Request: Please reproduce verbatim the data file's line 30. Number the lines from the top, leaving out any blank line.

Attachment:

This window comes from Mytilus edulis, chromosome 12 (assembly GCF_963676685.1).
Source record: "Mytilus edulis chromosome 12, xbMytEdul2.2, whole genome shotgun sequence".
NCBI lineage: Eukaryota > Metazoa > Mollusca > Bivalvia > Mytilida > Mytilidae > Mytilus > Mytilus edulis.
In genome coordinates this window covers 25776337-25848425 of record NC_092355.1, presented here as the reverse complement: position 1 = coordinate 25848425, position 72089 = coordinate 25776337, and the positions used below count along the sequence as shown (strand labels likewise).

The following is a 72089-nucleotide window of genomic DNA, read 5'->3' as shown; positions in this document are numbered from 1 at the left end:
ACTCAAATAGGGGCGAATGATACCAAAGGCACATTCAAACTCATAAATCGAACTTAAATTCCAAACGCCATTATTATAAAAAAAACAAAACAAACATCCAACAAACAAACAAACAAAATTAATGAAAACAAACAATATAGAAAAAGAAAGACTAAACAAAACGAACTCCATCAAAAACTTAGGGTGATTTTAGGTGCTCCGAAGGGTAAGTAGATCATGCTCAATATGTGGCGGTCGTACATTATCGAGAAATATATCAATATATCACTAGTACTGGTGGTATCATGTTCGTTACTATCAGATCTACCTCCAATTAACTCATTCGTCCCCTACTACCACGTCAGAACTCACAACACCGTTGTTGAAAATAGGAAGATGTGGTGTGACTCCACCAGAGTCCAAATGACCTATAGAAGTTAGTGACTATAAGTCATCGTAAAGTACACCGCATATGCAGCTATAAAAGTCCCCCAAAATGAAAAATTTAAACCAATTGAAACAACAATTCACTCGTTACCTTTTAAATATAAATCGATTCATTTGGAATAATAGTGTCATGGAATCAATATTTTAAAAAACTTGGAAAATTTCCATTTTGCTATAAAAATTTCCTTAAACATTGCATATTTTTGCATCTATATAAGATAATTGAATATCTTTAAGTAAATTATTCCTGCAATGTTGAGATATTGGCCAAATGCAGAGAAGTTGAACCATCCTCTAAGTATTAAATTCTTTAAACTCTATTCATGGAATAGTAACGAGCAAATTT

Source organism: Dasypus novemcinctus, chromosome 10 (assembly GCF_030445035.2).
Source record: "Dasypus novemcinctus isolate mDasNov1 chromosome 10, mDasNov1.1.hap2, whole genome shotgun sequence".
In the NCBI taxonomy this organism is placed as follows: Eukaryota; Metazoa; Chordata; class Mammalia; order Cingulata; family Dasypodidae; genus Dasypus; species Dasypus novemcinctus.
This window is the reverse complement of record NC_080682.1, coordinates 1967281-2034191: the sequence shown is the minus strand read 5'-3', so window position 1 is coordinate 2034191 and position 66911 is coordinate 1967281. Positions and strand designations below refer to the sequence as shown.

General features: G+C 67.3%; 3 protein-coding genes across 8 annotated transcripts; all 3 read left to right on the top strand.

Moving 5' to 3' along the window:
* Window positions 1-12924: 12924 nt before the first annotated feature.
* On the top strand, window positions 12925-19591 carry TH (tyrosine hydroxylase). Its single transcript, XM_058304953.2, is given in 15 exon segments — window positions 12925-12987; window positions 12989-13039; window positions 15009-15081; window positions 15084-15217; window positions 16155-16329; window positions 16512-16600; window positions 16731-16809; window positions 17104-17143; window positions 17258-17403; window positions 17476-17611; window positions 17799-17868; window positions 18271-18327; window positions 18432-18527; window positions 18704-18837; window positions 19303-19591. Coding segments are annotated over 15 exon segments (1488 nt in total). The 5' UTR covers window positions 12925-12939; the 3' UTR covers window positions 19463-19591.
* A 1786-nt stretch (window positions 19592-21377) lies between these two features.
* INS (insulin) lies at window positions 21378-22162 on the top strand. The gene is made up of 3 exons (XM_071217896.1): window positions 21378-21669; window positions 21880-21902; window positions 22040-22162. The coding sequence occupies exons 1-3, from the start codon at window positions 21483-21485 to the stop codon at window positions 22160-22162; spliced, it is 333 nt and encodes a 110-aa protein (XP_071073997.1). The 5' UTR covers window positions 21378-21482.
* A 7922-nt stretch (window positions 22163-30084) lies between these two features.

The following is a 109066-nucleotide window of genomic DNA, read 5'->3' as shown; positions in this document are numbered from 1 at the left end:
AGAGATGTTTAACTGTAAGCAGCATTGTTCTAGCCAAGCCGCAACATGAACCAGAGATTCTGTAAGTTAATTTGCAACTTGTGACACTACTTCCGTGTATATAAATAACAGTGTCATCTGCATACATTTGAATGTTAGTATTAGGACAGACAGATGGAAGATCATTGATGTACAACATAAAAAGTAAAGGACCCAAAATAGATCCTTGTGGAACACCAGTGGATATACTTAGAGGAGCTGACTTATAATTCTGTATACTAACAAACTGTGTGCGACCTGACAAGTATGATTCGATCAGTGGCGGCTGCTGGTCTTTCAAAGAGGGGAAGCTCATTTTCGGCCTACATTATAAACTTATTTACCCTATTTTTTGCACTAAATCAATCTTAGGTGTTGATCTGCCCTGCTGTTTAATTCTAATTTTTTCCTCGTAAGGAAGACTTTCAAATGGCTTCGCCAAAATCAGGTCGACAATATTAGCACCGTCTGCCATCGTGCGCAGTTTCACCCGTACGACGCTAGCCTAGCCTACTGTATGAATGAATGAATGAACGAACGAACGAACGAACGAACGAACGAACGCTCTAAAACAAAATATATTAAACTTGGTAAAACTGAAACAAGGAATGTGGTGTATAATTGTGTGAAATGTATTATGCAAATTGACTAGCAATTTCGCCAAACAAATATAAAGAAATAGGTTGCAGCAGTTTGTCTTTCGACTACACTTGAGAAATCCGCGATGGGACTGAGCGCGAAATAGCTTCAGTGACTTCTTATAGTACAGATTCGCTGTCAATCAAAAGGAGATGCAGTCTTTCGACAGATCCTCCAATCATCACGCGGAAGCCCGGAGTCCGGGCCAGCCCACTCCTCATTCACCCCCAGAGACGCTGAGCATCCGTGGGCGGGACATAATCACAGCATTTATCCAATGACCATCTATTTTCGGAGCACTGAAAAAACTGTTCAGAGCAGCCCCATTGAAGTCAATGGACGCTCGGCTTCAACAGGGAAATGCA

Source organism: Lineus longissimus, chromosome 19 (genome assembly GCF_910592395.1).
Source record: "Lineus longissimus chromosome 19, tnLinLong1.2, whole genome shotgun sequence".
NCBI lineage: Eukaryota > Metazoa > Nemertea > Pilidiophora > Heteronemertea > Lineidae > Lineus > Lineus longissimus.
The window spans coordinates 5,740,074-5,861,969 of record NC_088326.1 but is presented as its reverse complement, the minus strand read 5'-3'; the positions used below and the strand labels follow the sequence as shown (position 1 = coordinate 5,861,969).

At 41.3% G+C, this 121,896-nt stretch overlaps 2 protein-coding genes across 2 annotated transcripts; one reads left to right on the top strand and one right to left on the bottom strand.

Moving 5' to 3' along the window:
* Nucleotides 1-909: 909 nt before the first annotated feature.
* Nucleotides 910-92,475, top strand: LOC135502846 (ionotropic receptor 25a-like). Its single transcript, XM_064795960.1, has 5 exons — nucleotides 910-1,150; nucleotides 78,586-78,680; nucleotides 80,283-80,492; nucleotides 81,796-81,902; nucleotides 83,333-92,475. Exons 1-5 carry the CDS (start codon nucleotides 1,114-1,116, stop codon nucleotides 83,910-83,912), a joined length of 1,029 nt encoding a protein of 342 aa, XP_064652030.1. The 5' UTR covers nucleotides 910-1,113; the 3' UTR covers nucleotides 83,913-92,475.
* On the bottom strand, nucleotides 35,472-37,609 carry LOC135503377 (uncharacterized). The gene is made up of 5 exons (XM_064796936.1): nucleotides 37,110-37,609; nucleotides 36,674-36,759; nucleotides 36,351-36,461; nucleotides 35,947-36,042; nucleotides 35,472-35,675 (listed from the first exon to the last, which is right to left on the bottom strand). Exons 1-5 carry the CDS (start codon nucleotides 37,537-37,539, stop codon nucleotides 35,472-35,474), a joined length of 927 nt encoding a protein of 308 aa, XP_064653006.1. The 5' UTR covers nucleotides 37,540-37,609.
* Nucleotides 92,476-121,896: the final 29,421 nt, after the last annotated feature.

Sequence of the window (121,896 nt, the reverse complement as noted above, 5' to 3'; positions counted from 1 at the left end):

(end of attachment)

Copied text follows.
Sequence of the window (121,896 nt, the reverse complement as noted above, 5' to 3'; positions counted from 1 at the left end):